In each session of the Connecticut General Assembly, there is an occasional legislative proposal which extends immunity from liability to a select class of persons engaged in specific activities (such as doctors, architects, athletic trainers, etc.). Such proposals rarely stand scrutiny when they are measured against the negative exposure to members of the public who no longer would be able to recover damages when injured or harmed by immune parties, and they fail to become law.
For some reason, in this legislative session, there seems to have been an unusually high number of proposed immunity bills filed in the General Assembly. Immunity proposals are offered in many cases with the goal of encouraging business growth, and in this economy, we are all sensitive to that concern. The argument is made that if we just give these people immunity from lawsuits (often couched as needed “protection”) they may create jobs. Or, it is sometimes suggested that if we give people immunity it would encourage them to otherwise engage in activities to benefit the public or take life-saving measures on behalf of another (Such as acting as a Good Samaritan, installing smoke detectors, etc.)
In a perfect world, each of us would like to be immune from lawsuits. However, we all know that in this imperfect world, the concept flies in the face of a core social principle to which many of those who propsoe the immunity frequently refer — “personal responsibility.” Why? Because if you are immune and hold a “stay-out-of-court” card you will not be held accountable for your negligence. No matter how egregious the underlying facts of the situation are, you will not be held responsible. The injured party will never get his or her day in court.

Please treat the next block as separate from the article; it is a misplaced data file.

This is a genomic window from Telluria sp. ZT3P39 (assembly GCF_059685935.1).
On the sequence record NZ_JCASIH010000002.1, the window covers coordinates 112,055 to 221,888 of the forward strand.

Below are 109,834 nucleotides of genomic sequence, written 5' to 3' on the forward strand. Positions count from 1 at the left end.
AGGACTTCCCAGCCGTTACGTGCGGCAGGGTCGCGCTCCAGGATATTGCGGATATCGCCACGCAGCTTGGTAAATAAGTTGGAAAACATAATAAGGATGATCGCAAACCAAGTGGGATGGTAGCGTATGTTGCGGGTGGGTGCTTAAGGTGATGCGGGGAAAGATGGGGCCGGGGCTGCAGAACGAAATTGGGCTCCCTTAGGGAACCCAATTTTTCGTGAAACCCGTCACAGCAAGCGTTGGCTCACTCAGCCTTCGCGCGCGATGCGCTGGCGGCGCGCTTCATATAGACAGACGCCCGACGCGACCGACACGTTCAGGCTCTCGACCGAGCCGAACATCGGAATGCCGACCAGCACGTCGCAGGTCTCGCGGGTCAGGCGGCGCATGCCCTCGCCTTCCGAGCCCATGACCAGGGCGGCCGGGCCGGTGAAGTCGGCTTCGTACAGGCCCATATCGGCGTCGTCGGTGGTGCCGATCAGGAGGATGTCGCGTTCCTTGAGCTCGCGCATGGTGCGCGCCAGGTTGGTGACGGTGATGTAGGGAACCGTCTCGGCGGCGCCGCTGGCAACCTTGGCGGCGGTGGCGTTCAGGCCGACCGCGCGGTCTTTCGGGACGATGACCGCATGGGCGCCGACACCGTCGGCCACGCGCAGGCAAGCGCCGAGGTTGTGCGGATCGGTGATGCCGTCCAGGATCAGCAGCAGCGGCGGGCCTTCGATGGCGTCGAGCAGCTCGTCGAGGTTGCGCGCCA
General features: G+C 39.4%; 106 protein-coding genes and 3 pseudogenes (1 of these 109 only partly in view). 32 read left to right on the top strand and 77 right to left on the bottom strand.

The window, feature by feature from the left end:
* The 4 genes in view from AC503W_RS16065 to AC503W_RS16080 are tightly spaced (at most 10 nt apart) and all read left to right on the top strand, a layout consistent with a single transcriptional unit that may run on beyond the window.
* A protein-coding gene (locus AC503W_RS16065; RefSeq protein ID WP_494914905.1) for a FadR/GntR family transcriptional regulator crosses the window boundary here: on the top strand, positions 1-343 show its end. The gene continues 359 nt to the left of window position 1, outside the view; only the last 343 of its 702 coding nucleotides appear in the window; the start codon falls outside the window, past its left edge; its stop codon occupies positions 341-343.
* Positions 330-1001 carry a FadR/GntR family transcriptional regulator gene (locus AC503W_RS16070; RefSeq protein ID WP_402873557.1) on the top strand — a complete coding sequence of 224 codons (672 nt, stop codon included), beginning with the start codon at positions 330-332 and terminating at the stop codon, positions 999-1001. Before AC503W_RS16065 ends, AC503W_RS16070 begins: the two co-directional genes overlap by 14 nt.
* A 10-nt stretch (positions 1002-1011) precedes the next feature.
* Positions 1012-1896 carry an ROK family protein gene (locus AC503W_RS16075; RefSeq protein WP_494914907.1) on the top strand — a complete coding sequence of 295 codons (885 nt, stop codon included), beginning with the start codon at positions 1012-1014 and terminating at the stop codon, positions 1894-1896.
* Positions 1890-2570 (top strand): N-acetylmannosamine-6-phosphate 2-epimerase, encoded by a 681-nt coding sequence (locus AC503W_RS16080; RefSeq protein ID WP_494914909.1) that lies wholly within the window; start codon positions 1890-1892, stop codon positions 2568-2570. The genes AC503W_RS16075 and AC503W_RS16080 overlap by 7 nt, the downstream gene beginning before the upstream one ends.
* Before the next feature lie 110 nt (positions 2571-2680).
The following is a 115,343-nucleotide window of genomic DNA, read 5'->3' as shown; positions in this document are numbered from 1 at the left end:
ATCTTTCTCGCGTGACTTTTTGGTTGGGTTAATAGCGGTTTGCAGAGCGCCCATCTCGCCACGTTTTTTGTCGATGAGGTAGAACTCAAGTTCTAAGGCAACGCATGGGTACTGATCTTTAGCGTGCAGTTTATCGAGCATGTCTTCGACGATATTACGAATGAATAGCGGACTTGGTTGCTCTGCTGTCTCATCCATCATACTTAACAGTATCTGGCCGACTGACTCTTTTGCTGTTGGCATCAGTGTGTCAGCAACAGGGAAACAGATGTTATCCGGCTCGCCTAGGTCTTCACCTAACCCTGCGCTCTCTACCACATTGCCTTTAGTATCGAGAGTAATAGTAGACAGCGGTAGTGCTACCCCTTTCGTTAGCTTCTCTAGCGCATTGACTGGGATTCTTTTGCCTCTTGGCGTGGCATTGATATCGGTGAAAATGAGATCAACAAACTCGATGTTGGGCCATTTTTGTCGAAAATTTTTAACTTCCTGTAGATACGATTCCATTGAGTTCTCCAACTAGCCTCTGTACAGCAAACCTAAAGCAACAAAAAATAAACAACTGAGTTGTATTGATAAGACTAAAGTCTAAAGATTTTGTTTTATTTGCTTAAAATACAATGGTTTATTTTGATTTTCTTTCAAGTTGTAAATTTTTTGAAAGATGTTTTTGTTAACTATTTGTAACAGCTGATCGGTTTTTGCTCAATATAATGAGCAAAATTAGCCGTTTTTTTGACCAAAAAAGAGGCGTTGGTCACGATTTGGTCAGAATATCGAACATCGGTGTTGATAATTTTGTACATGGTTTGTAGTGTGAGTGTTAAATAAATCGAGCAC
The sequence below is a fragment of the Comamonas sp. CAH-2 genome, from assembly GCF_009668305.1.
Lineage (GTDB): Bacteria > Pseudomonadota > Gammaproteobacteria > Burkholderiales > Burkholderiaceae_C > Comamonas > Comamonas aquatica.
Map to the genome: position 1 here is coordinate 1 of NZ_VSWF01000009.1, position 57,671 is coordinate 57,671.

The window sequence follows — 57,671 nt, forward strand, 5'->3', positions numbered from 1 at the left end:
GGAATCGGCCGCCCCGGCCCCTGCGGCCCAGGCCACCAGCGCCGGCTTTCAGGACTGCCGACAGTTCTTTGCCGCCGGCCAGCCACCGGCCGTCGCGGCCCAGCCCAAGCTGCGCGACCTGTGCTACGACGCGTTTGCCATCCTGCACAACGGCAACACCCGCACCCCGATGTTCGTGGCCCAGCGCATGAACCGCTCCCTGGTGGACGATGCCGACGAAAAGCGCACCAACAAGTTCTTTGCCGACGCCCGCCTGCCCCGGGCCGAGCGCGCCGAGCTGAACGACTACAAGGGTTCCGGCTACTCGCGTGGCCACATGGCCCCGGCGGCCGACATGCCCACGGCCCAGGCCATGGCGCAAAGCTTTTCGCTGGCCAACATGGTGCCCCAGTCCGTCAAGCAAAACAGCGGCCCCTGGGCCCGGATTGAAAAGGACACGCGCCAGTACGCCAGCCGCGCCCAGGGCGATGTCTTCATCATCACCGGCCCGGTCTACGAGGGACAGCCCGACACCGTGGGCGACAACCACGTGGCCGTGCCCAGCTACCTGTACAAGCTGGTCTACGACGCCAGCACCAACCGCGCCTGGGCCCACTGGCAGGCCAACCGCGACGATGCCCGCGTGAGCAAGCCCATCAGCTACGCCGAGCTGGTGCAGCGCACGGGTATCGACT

Calls for immunity leave the victims of irresponsible behavior without recourse. Consider how much progress has been made in the last 20 years understanding the impact that trauma can have on any individual — impact that is physical as well as mental. How do we reconcile our desire to understand the extent of damage that an injury can cause, yet on the other hand consider leaving the victim no remedy? Clearly, immunity is inconsistent with our core belief in remedying the harm done to innocent victims.
Immunity is nothing more than a license for irresponsible behavior by people or businesses. It is a permanent protection against accountability. With the granting of immunity comes the slow erosion of one pillar of our democracy that is a fundamental right — the ability to take your grievance to an independent judiciary. The Connecticut General Assembly must not be seduced by the promises of those seeking immunity.
Douglas P. Mahoney, an attorney at Tremont & Sheldon in Bridgeport, is the president of the Connecticut Trial Lawyers Association.